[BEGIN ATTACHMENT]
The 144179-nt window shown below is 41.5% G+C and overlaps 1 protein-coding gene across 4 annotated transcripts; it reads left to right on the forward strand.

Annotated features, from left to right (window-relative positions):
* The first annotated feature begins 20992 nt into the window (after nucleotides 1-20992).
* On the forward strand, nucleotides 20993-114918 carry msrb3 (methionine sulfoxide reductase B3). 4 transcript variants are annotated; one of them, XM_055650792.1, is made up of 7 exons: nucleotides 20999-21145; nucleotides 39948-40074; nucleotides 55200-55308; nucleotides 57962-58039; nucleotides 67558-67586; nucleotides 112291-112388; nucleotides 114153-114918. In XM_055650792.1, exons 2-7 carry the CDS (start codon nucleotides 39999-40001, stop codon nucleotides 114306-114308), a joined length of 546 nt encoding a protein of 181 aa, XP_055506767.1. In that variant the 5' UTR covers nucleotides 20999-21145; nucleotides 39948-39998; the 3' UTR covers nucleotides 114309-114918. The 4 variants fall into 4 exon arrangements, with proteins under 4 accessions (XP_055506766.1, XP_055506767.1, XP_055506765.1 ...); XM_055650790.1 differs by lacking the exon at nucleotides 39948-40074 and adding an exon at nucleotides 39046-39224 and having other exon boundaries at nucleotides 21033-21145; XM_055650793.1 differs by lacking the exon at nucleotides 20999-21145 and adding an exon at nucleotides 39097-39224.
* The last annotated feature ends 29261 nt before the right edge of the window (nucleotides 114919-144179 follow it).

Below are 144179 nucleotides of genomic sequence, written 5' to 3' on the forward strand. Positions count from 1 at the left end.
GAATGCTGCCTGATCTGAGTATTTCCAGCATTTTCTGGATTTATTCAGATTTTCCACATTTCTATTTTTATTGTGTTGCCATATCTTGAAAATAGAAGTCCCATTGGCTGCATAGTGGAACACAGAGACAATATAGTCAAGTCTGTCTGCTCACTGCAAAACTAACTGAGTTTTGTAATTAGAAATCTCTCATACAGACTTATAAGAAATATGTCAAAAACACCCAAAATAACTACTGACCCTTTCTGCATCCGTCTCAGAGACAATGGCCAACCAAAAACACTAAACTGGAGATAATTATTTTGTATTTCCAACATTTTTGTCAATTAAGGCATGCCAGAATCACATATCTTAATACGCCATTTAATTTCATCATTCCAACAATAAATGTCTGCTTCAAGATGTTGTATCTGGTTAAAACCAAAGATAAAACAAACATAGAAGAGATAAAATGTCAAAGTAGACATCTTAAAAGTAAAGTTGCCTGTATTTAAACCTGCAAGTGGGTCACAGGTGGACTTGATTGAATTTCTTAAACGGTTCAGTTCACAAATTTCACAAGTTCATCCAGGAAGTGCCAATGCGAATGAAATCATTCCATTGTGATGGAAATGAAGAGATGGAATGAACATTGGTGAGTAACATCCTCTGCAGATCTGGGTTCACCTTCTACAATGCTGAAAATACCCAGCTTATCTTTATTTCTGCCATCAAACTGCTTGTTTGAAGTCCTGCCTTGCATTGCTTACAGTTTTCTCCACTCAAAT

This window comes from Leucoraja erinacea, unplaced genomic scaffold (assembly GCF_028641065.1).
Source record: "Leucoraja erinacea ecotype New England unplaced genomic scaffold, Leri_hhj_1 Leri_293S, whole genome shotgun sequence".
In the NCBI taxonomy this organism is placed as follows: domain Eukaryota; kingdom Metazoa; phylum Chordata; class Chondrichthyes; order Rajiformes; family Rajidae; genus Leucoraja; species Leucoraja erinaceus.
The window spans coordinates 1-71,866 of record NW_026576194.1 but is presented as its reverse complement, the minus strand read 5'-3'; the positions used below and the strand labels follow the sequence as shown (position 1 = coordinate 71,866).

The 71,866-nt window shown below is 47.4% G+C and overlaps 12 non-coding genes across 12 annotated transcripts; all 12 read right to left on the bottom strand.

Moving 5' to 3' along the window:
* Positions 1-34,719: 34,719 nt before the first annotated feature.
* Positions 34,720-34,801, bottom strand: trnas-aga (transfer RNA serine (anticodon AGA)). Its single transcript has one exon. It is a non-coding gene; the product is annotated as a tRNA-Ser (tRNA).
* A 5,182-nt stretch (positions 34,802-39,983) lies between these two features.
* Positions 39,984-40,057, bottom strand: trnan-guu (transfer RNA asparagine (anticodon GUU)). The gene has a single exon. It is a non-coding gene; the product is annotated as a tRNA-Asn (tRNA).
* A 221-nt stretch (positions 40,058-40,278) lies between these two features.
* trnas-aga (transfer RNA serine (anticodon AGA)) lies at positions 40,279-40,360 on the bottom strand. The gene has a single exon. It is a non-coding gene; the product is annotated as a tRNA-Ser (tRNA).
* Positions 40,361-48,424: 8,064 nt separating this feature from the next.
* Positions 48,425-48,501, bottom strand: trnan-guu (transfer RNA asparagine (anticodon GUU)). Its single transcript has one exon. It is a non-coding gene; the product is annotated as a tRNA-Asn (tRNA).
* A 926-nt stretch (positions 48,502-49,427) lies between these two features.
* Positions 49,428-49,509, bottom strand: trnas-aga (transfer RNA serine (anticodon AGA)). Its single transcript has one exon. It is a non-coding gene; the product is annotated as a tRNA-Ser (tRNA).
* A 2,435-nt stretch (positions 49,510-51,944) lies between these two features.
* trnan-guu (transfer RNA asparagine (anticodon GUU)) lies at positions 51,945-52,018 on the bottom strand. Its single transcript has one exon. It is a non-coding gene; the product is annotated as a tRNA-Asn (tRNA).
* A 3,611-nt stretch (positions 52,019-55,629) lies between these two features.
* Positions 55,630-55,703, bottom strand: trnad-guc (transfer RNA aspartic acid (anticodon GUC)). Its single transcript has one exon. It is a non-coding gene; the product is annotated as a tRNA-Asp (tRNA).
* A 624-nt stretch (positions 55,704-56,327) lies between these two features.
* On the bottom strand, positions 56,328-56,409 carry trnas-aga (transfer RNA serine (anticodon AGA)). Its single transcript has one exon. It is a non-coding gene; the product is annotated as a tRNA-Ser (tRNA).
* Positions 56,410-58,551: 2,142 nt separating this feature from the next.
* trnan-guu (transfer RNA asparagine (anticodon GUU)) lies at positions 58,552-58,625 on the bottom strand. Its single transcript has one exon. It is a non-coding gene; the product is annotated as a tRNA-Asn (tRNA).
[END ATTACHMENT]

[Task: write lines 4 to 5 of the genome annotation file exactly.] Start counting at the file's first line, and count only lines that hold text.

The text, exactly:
* On the forward strand, nucleotides 20993-114918 carry msrb3 (methionine sulfoxide reductase B3). 4 transcript variants are annotated; one of them, XM_055650792.1, is made up of 7 exons: nucleotides 20999-21145; nucleotides 39948-40074; nucleotides 55200-55308; nucleotides 57962-58039; nucleotides 67558-67586; nucleotides 112291-112388; nucleotides 114153-114918. In XM_055650792.1, exons 2-7 carry the CDS (start codon nucleotides 39999-40001, stop codon nucleotides 114306-114308), a joined length of 546 nt encoding a protein of 181 aa, XP_055506767.1. In that variant the 5' UTR covers nucleotides 20999-21145; nucleotides 39948-39998; the 3' UTR covers nucleotides 114309-114918. The 4 variants fall into 4 exon arrangements, with proteins under 4 accessions (XP_055506766.1, XP_055506767.1, XP_055506765.1 ...); XM_055650790.1 differs by lacking the exon at nucleotides 39948-40074 and adding an exon at nucleotides 39046-39224 and having other exon boundaries at nucleotides 21033-21145; XM_055650793.1 differs by lacking the exon at nucleotides 20999-21145 and adding an exon at nucleotides 39097-39224.
* The last annotated feature ends 29261 nt before the right edge of the window (nucleotides 114919-144179 follow it).